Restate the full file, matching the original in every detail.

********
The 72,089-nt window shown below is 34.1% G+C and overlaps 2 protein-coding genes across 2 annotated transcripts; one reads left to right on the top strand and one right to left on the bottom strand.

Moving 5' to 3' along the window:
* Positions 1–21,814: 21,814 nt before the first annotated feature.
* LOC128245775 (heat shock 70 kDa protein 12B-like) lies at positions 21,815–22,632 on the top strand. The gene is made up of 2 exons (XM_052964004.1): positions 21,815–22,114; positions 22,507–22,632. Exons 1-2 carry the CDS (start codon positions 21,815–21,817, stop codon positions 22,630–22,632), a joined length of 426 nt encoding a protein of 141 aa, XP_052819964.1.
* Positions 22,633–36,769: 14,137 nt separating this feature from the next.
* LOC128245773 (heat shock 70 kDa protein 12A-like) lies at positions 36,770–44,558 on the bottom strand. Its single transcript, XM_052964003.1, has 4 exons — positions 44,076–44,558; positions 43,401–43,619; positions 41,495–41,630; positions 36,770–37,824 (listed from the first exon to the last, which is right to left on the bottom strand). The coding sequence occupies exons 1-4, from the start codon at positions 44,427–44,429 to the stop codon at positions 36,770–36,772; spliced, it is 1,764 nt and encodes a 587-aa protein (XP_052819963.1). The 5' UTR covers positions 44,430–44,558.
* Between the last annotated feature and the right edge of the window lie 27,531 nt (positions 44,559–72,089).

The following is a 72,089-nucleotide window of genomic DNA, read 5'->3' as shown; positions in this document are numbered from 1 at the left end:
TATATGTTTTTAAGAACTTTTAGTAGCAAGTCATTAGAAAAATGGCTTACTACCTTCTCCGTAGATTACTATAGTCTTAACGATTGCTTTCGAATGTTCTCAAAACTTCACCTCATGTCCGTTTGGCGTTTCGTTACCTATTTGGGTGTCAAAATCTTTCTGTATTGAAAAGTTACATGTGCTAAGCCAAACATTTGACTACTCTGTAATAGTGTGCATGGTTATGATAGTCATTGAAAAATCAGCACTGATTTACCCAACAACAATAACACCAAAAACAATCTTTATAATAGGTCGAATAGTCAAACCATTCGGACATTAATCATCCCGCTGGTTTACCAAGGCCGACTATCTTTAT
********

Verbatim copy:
The 72,089-nt window shown below is 34.1% G+C and overlaps 2 protein-coding genes across 2 annotated transcripts; one reads left to right on the top strand and one right to left on the bottom strand.

Moving 5' to 3' along the window:
* Positions 1–21,814: 21,814 nt before the first annotated feature.
* LOC128245775 (heat shock 70 kDa protein 12B-like) lies at positions 21,815–22,632 on the top strand. The gene is made up of 2 exons (XM_052964004.1): positions 21,815–22,114; positions 22,507–22,632. Exons 1-2 carry the CDS (start codon positions 21,815–21,817, stop codon positions 22,630–22,632), a joined length of 426 nt encoding a protein of 141 aa, XP_052819964.1.
* Positions 22,633–36,769: 14,137 nt separating this feature from the next.
* LOC128245773 (heat shock 70 kDa protein 12A-like) lies at positions 36,770–44,558 on the bottom strand. Its single transcript, XM_052964003.1, has 4 exons — positions 44,076–44,558; positions 43,401–43,619; positions 41,495–41,630; positions 36,770–37,824 (listed from the first exon to the last, which is right to left on the bottom strand). The coding sequence occupies exons 1-4, from the start codon at positions 44,427–44,429 to the stop codon at positions 36,770–36,772; spliced, it is 1,764 nt and encodes a 587-aa protein (XP_052819963.1). The 5' UTR covers positions 44,430–44,558.
* Between the last annotated feature and the right edge of the window lie 27,531 nt (positions 44,559–72,089).

The following is a 72,089-nucleotide window of genomic DNA, read 5'->3' as shown; positions in this document are numbered from 1 at the left end:
TATATGTTTTTAAGAACTTTTAGTAGCAAGTCATTAGAAAAATGGCTTACTACCTTCTCCGTAGATTACTATAGTCTTAACGATTGCTTTCGAATGTTCTCAAAACTTCACCTCATGTCCGTTTGGCGTTTCGTTACCTATTTGGGTGTCAAAATCTTTCTGTATTGAAAAGTTACATGTGCTAAGCCAAACATTTGACTACTCTGTAATAGTGTGCATGGTTATGATAGTCATTGAAAAATCAGCACTGATTTACCCAACAACAATAACACCAAAAACAATCTTTATAATAGGTCGAATAGTCAAACCATTCGGACATTAATCATCCCGCTGGTTTACCAAGGCCGACTATCTTTAT